The Use and Misuse of Charity: The Luck of the Draw in a Predatory System
Published in CounterPunch August 10, 2018.
The appeal appeared on the Huffington Post. It was one of these Go Fund Me requests. It looked bonafide and the story behind the appeal was compelling: A high-school kid would not be able to attend college if he didn’t get some sort of funding. His parents had cut him off because he was gay and they were religious conservatives of the fundamentalist stripe. So, I sent a small donation along to him and wished him well in a note that accompanied the contribution.
I felt good in the same way that I felt when I had completed an overnight shift at a homeless center for which I was the grant writer and a volunteer. It was uncomfortable getting to the assignment, but the rewards were sort of like going to a demonstration. A person can’t help but feel good.
But all of this masks the reality that in a predatory capitalist system there will be some charitable winners and many more losers. In other words, in the real world of grotesquely slanted unequal opportunities, many more in need will lose than win, and the system that produces such high levels of inequality will rejoice in the one or two or few thousands of situations where someone got the help that a humane society needs to provide as a matter of doing its daily business.
Here’s an example from the real life of charity on the streets and it took place at about the same time that I wrote grants for the homeless shelter in Rhode Island. In late June 1989, I was awakened by an all-encompassing sickening smell that permeated my entire house in Narragansett, Rhode Island. The smell was unmistakably oil. Since our house was heated with natural gas and wood, I knew that it could not be a malfunction of the heating and hot water system. And besides it was summer, so heating was not an issue. Getting up and going out to see what was happening, I had to walk only a quarter mile to high ground above the open Atlantic Ocean to see a huge tanker immobile. Helicopters were hovering all around it and once back at home the news was exploding with the details of this oil tanker that had run aground just off of the shores of Jamestown, Rhode Island, only a few miles across Narragansett Bay from the famous historical and tourist destination, Newport.
It took only hours to be connected with a volunteer opportunity at a local environmental group, Save the Bay. My wife Jan did some work with a phone bank and I took calls from individuals and groups that wanted to send money to help with the cleanup. The group already had enough volunteers and professionals who were scouring the local beaches and cleaning oil off of wildlife and working on cleaning up oil slicks in the same area.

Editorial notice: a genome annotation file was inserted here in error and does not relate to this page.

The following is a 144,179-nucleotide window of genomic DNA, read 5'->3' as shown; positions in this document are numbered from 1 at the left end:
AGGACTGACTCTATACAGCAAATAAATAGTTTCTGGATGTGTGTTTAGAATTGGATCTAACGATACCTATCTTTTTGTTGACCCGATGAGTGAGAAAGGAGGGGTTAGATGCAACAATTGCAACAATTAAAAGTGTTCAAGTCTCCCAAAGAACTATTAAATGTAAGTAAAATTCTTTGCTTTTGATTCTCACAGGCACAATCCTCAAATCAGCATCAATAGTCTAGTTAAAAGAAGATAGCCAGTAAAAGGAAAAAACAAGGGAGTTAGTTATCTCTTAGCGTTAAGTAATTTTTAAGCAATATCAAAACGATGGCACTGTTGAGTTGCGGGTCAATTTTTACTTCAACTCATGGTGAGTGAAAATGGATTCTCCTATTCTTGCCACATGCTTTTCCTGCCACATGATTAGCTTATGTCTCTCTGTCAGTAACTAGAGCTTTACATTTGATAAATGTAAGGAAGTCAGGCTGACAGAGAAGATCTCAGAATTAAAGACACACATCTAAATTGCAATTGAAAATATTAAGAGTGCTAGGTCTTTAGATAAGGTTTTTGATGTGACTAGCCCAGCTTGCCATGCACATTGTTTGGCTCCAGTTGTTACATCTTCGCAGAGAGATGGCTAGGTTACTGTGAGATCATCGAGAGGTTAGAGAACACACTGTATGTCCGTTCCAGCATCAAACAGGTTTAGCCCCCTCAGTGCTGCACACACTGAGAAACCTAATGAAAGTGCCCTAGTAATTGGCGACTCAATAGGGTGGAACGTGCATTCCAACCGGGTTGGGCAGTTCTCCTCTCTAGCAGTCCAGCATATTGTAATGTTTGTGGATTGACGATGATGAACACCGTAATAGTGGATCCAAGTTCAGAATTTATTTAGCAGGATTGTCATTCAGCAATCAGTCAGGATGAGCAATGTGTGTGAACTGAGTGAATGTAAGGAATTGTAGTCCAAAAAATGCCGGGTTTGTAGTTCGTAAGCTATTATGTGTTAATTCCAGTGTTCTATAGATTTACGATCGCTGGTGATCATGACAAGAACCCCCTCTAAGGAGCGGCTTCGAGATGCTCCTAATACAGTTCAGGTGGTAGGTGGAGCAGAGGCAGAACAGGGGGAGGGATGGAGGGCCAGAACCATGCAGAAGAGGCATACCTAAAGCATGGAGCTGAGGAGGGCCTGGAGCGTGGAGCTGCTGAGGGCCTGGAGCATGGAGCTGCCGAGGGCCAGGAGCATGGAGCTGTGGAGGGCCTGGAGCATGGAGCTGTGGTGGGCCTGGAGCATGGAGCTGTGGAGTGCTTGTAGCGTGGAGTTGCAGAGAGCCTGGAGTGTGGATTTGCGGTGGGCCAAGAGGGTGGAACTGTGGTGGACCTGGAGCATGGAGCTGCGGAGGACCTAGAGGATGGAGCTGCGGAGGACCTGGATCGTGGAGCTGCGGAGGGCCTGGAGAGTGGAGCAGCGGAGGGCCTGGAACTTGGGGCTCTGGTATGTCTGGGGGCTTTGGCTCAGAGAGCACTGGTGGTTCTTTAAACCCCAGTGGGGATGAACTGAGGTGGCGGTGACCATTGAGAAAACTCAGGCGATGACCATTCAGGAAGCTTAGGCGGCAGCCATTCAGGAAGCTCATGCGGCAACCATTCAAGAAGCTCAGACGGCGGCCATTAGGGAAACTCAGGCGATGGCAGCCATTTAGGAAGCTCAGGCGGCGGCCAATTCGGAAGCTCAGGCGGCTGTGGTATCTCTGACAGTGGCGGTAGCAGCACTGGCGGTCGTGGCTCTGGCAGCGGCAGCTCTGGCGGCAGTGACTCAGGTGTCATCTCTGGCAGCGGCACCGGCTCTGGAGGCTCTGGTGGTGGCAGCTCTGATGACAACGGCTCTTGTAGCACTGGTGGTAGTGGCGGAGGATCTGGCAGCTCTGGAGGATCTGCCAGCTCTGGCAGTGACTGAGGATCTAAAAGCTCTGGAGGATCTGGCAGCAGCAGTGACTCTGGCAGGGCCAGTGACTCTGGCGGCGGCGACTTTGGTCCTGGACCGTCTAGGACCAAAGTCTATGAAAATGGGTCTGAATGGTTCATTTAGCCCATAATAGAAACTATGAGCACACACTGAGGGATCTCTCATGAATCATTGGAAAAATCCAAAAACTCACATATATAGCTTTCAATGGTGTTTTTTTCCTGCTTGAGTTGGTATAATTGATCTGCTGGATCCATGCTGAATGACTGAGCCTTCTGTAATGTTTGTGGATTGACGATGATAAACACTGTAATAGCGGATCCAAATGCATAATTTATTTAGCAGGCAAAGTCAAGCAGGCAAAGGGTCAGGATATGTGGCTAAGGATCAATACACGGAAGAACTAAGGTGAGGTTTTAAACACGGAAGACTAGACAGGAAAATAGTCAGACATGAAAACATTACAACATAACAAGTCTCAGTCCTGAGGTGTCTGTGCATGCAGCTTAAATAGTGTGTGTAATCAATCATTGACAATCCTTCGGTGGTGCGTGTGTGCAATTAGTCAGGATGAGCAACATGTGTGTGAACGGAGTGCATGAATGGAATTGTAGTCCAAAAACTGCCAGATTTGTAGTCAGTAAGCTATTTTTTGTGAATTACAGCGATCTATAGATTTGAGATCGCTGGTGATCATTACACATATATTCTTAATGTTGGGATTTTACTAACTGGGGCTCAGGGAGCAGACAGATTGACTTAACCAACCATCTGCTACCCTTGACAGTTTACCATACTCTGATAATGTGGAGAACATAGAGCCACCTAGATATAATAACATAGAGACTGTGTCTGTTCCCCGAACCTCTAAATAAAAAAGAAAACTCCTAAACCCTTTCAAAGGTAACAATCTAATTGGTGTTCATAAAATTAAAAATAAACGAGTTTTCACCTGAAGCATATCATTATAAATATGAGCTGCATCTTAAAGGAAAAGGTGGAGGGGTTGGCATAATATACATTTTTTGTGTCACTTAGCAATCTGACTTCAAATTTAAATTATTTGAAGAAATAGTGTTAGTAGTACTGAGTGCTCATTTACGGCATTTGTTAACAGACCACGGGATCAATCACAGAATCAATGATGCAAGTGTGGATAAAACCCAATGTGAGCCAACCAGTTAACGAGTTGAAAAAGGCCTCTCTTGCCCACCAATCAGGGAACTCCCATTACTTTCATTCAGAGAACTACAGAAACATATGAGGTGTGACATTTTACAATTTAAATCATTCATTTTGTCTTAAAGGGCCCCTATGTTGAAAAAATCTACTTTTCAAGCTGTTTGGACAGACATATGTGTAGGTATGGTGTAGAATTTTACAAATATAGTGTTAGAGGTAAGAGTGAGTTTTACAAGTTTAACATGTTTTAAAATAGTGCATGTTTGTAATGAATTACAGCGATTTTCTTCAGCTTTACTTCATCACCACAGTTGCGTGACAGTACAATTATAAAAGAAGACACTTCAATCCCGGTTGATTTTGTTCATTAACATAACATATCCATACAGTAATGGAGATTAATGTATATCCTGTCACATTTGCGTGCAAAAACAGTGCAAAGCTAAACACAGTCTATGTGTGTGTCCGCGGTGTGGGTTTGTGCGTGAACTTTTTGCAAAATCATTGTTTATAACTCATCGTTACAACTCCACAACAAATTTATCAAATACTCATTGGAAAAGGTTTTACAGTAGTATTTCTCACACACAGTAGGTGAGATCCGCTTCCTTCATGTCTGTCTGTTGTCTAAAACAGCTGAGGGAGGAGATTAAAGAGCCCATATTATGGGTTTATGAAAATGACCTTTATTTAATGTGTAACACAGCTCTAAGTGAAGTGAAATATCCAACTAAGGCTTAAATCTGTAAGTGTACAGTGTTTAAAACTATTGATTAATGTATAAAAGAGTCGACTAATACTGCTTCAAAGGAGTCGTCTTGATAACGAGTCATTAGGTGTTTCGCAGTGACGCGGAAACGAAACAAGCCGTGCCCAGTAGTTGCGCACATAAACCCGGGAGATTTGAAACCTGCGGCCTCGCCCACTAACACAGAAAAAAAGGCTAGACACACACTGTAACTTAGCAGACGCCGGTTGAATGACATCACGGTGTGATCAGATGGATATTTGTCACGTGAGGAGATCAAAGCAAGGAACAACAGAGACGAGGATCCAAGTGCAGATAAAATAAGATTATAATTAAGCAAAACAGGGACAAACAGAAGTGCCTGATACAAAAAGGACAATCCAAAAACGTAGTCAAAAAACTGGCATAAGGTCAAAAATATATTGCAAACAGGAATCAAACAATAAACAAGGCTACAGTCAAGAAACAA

During the next day, I would be absolutely amazed at what I found out by answering the group’s phone. Offer after offer came it without any strings attached. It was sort of like: How much can you use? Now, since I had been doing grants for the homeless, I knew the process of getting grant money was a fairly complicated matter, with a search for agencies and foundations that offer money for specific kinds of grants, a call to those groups for their literature, the formal application process that required a very specific budget as to what the homeless shelter would be using the money for, and sometimes an interview at the foundation’s office or an onsite visit by a representative of the foundation. It was not the easiest process, but money for the homeless was fairly “abundant” at the time and the cause had not yet become passé.
The conclusions here are clear. If a person or group can make it onto the charitable radar screen then all might be somewhat well, but if not, then lots and lots of variables come into play and a person and a group have to be at the right place at the right historical time, or the gears of a predatory system will drown that class of people in need out.
And if indeed charity does start at home, close attention is merited by a recent interview with the senior editor of the Real News Network, Paul Jay. In “Is Trump Betraying the American People?” Jay holds the Democratic Party to task for some of its representatives, especially Bernie Sanders, for their slavish cheerleading of “The Russians did it in 2016 chorus.” With Michael Moore and Bill Maher attacking Professor Larry Wilkerson in a clip highlighted during the Jay interview, it’s a wonder that those of the left even need the evil of Trump, et al to do us in.
Howard Lisnoff is a freelance writer.